Forty White Tobes
The first day I came to the Copenhagen University, I happened upon a book seemingly waiting for me on a shelf of the Academic bookstore. Entitles “Khartoum at Night, Fashion and Body Politics in Imperial Sudan”, the essay is written by Mary Grace Brown, assistant professor of History at the University of Kansas. It retraces the history of women’s life in Norther Sudan from 1899 to 1956, focussing on the sharp evolutions of their bodily experiences through the Anglo-Egyptian condominium period. The author uses the tobe – a popular wrap-around female garment – as a gateway to study the way women navigated between their own cultural identity and the “pulls of modernizations” imposed by the British authorities.
Named after popular tobes, each chapter of the book follows women as they used the garment to first exit their houses, receive education, access the workforce and eventually participate in their country’s political march to independence. I borrow the title of my own post from one of these iconic tobes as well, after Mary Grace Brown used it to personify her chapter about midwifery (“Enclosures and the Campaign for Pure Bodies”).
In Sudan in the twentieth century, imperialism disrupted existing body techniques and habits.
The experience of empire was intimately expressed on and through Sudanese bodies.
M.G. Brown, Khartoum at Night, 2017, p. 9, 6
Nowadays, tobes are part of the northern Sudanese landscape: women of every age and class wear the tobe, adorning every streets and social gatherings with multicolour hues and patterns. Today, rare are the young women in Khartoum who wear a tobe to university or work. But the garment is still an integral part of special occasions and is particularly important to sanction specific events in one’s married life, such as the wedding or the birth of a child. Back in the day however, the tobe was exclusively white, playing with infinite nuances of transparency and delicate patterns that distinguished its quality and popularity in the ever-changing fashion markets and stalls.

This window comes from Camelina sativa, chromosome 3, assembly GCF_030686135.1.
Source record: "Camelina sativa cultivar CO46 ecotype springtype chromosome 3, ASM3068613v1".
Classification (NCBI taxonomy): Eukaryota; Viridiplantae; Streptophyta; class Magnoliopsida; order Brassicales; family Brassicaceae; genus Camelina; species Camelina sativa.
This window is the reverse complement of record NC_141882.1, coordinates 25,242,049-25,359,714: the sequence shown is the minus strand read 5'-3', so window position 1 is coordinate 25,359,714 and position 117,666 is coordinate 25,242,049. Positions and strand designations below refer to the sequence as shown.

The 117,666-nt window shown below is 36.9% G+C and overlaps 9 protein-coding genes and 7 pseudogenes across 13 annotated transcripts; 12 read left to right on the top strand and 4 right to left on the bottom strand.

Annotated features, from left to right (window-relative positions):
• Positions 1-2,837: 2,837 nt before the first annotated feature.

The white tobe, either named “the woman’s voice” or “Khartoum at night”, accompanied the Sudanese woman through her emancipation. Following Mary Grace Brown as she unravels the complexity of women’s experiences was a truly fascinating journey. After so many months spent in Sudan, I am ashamed to see how little thought I gave to modern women’s history in Sudan. As a woman myself, I pondered at length on the local clothing habits, fashion, and on certain bodily practices, such as henna tattooing, hair braiding or the more permanent and highly debated scarification and genital excision. But I never really brought these practices together as a coherent whole, a product of a complex cultural negotiation, undertaken by and on the bodies of countless women through the 20th century. I am therefore very grateful to have found this book on my path. It has opened my eyes to modern Sudanese women and made me much more confident to truly relate with them and understand them better.
Works that take women as their central focus […] make little attempt to incorporate women’s experience into the larger framework of Sudan’s national history.
M.G. Brown, Khartoum at Night, 2017, p. 5
It is an ode to all Sudanese mothers and grandmothers whom, despite their revered position in the society have not appeared much in the construction of historical knowledge. I invite anyone interested in modern Sudan to read Khartoum at Night which, on top of being a very agreeable read, fill this gap in an enlightened way.